As a nationwide tree planting got underway on Monday, President William Ruto was holed up in a meeting at State House with an International Monetary Fund (IMF) mission led by Haimanot Teferra who was accompanied by its Resident Representative Selim Chakir.
Dr Ruto’s meeting with the IMF team on the same day Kenyans observed a ‘tree-planting holiday’ was however not by accident according to sources.
Insiders said the ‘tree-planting holiday’ was part of Kenya's strategy to register its commitment to a multi-billion-shilling deal with the IMF about three months ago on climate change mitigation and reduction of greenhouse gas emissions.
“Having the tree planting day to coincide with the IMF mission’s visit was important in terms of registering Kenya’s commitment to a climate change financing deal agreed some months back,” a senior source said.
On July 17, the IMF Executive Board announced it had approved Kenya’s request for a facility of about $551.4 million (Sh83.89 billion) to support an ambitious effort to build resilience to climate change.
Under this deal, Kenya committed to increasing its forest cover to more than 10.6 million hectares, up from the current 7.2 million as part of an emissions reduction target.
“The government has introduced a programme to increase tree cover to 10.6 million hectares, up from the current level of 7.2 million hectares,” the IMF said in a disclosure.
“Based on an analysis of restoration potential, this new target is achievable and could position Kenya to not only meet its NDC (National Determined Contribution) commitments but also use landscape restoration to move closer to a net-zero target and potentially offer carbon credits on international markets,” it said.
A July 30, 2023 assessment letter by the World Bank, however, pointed out that several key measures are needed to ensure that forest restoration results in sustainable gains, including improving agricultural productivity, lowering demand for biomass-based energy for cooking, boosting the security of tenure, and putting in place incentives and mobilising financing for these activities including via carbon markets.
“With respect to biomass-based energy, a more concerted and accelerated effort is needed to transition households to more sustainably produced and cleaner fuel options. Kenya’s reforestation efforts also require improved agricultural practices as the conversion of forests for agricultural expansion and livestock grazing significantly contribute to forest degradation,” the letter said.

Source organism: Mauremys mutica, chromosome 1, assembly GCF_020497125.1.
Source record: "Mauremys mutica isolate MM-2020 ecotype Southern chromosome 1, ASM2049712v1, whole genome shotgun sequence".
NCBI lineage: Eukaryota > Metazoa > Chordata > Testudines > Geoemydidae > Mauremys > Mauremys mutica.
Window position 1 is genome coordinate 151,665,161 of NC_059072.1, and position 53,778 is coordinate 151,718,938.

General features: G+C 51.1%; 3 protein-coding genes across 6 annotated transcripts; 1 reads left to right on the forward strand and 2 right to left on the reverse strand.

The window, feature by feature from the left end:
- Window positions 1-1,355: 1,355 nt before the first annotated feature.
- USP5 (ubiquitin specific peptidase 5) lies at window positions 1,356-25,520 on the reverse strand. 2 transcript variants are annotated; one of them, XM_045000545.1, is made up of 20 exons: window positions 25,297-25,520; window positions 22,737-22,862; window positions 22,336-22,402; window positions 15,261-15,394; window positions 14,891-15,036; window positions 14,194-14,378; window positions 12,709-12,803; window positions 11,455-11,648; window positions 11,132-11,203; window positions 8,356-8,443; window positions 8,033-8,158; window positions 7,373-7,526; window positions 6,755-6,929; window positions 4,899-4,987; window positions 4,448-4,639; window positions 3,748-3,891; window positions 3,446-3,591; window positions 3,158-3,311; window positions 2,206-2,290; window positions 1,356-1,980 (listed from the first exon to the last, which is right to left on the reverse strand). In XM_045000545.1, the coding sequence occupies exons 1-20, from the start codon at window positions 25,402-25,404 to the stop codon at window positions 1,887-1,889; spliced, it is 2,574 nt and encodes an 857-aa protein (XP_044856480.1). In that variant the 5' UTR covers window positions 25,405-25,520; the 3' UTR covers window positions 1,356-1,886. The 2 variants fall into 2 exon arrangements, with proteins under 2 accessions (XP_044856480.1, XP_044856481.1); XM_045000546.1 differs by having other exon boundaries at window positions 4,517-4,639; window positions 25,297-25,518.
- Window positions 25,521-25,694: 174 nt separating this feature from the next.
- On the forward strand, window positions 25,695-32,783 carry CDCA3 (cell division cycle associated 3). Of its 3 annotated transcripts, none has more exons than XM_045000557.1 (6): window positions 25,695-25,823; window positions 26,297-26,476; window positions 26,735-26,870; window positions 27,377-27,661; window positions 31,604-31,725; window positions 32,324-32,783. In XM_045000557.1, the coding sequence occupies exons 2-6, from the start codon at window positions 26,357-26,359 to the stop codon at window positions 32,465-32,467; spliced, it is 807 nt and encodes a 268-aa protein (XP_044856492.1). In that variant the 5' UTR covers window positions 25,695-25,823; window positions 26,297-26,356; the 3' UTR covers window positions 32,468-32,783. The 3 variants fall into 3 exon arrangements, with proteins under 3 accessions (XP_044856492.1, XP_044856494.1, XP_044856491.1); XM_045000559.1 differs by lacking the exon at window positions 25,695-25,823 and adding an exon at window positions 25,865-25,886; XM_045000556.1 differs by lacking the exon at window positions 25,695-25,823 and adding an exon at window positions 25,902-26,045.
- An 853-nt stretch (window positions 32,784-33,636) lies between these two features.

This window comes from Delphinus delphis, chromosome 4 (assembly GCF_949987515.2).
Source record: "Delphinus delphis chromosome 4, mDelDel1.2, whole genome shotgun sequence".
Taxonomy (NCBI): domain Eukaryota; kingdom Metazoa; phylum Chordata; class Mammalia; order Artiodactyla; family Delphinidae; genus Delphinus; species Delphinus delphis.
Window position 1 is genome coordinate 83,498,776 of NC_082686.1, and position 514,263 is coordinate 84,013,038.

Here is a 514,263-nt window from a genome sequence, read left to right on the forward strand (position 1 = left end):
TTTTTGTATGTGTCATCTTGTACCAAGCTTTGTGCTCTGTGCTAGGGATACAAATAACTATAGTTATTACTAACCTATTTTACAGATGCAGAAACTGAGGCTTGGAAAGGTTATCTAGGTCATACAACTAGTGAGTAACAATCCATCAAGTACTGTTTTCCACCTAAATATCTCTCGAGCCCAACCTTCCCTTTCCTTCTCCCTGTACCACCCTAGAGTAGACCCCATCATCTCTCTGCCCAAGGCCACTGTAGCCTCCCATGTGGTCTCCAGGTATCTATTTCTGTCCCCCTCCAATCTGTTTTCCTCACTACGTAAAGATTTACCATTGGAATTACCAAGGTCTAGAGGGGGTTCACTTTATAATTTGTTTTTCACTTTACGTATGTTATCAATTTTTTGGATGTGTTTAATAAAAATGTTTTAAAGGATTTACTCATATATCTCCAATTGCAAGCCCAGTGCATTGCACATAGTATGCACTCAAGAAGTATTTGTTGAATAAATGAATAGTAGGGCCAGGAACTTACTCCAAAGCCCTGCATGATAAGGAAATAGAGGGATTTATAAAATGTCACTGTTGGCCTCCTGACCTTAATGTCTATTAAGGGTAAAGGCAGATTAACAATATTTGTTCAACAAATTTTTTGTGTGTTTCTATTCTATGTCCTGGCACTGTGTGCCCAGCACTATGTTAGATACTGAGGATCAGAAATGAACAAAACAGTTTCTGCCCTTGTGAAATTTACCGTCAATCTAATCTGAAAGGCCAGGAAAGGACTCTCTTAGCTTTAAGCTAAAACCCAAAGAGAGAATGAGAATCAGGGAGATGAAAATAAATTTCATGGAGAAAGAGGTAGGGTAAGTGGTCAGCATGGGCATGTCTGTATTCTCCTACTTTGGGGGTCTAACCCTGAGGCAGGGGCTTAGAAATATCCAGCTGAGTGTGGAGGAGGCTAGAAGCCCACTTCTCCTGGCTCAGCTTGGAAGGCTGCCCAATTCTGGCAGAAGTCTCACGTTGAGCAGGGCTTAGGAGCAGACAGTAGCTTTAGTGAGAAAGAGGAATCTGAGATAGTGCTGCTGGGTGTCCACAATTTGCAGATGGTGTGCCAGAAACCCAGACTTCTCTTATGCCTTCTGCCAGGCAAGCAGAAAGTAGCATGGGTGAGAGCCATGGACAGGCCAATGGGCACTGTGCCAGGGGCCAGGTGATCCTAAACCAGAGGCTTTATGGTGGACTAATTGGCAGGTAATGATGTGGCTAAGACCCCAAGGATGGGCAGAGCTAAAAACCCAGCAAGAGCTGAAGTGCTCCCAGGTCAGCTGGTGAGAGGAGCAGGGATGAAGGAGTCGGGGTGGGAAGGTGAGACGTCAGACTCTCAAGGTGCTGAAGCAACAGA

“Integration of climate considerations into the implementation of the Agricultural Sector Transformation and Growth Strategy 2019–29 can augment the agriculture sector’s resilience and productivity while contributing to Kenya’s emissions reduction target,” it added.
It also pointed out that Kenya should ensure that emerging and expanding cities maintain a low-carbon footprint as a priority in its climate change mitigation agenda.
The Bretton Woods institution further said Kenya would benefit from developing a comprehensive national urban transport policy framework that can define the government’s role in public transport management, address a clear direction to manage urban mobility and guide the financing framework for urban mobility.
“Furthermore, a low-carbon development path should be well articulated in the updated National Integrated Transport Policy. Availability of green and reliable public transport system and safe and secured walking environment in urban areas will have a strong impact on GHG reductions,” the World Bank said in its assessment letter.
“Low-carbon transport system in urban areas should prioritise developing an integrated multi-modal public transport system and network/ improving public transport and non-motorised transport (sidewalk and bicycle lane), shifting from a car-centric to people-centric approach. Adopting battery electric vehicles (BEV) in conjunction with the development of mass rapid transit will contribute significantly to Kenya’s decarbonization agenda.”
In addition to the transport sector, it urged Kenya to make efforts to apply low-carbon approaches in supplying affordable housing in urban areas as another priority. “Importantly, more resilient, and greener cities will require high levels of human, technical, and financial resources and should ensure they institutionalize knowledge and support participatory governance,” it further said.
Kenya is ranked among countries highly vulnerable to climate-induced natural disasters amid a wide-ranging climate model forecast that showed that Kenya’s mean temperature would increase substantially without decarbonisation.
Rains or precipitation, in contrast, is forecast to fluctuate significantly.
The World Bank pointed out that climate change is already a source of significant risk for Kenya with estimates suggesting that more than 70 percent of natural disasters in the country are attributable to extreme climatic events.
“These include major droughts that occur every ten years, and moderate droughts or floods every three to four years. The repeating patterns of floods and droughts in the country have had devastating socio-economic impacts,” it said.
“For example, the 2008–11 drought, is estimated to have cost Kenya US$12.1 billion(Sh1.84trillion), including US$0.8 billion(Sh121.7billion) from the destruction of physical and durable assets and US$11.3 billion(Sh1.7trillion) from losses across all sectors of the economy (Kenya Post Disaster Needs Assessment 2008–11 Drought)” the multilateral lender said.